Over 260 dolphins have been stranded since February 1st in the Northern Gulf of Mexico, three times the usual amount. The increase has prompted NOAA Fisheries to declare an Unusual Mortality Event

This declaration now allows an investigation team to be put in place to make a concentrated effort into the high number of dolphin deaths, in Louisiana thru the Florida panhandle.

NOAA Fisheries Coordinator Dr. Terri Rowles reminds the public what to do if they come into contact with any stranded mammals.

“It’s important that the public not approach any marine mammal in distress and not approach or disturb carcasses. You can hurt yourself, as well as the animal, not to mention it’s illegal.”

NOAA is urging you to call 1-877-Whale-Help if you find a stranded dolphin.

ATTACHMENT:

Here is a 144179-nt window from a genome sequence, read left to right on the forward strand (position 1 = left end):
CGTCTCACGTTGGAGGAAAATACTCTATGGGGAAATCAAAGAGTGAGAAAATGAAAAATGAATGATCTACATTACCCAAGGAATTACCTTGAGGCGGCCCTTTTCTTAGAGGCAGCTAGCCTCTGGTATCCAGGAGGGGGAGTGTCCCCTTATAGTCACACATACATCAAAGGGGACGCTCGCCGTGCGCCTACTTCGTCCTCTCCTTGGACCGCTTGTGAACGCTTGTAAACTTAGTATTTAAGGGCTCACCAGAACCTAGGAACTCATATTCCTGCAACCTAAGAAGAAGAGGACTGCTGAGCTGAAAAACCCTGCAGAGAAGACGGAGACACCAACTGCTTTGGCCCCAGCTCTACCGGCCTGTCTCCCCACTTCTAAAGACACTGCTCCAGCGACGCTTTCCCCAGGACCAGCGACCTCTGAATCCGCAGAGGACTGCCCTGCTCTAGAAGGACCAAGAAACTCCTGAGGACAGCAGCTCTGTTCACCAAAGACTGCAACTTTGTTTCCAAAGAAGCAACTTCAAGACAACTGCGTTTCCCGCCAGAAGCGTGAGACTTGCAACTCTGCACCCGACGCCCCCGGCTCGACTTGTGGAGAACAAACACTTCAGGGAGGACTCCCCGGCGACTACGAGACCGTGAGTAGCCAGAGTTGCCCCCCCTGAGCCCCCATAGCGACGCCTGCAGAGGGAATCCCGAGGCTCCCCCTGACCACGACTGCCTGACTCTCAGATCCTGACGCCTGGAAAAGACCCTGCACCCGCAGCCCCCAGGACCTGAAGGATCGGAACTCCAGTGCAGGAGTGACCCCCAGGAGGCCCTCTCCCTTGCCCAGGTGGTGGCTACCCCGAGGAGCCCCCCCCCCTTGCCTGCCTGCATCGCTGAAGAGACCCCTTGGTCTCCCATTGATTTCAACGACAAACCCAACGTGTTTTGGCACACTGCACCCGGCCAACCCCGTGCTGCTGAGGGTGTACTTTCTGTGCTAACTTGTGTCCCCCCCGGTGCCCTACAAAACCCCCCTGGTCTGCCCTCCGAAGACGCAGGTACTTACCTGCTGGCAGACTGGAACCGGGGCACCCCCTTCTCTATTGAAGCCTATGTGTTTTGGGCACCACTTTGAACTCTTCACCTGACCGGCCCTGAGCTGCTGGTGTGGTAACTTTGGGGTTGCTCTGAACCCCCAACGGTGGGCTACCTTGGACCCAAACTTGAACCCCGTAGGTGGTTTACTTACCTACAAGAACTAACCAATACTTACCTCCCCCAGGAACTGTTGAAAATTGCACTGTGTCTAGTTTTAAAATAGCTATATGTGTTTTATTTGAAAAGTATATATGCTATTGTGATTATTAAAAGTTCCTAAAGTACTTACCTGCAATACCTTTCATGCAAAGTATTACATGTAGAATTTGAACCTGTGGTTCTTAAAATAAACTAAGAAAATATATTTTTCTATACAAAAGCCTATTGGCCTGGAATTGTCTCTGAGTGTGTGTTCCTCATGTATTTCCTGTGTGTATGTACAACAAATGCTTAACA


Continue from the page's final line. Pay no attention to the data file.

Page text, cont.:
Of the mammals, they have been able to perform necropsies on 23-percent have shown skin lesions consistent with fresh water. There are concerns the recent openings of the Bonne Carre Spillway has increased the amount of fresh water and pollutants into the Gulf, which could be contributing factors.

“There’s a number of factors that we’ll be looking at as part of this investigation, but it’s took early at this point to say what may be causing the mortalities,” said Dr. Erin Fougeres with NOAA Fisheries Southeast Region.

Also located in the area where the dolphins have shown an increase of deaths is where the Deepwater Horizon Explosion impacted the gulf in 2010. Rowles says previous studies have shown abnormal reproduction rates of mammals from the oil spill.

“As part of this investigation, working to investigate whether the event could be related or partially related to any long term effects from the oil spill.”

Of the 260 recorded dolphin deaths, Louisiana has reported 89, Mississippi 121, Alabama 32 and Florida 37.

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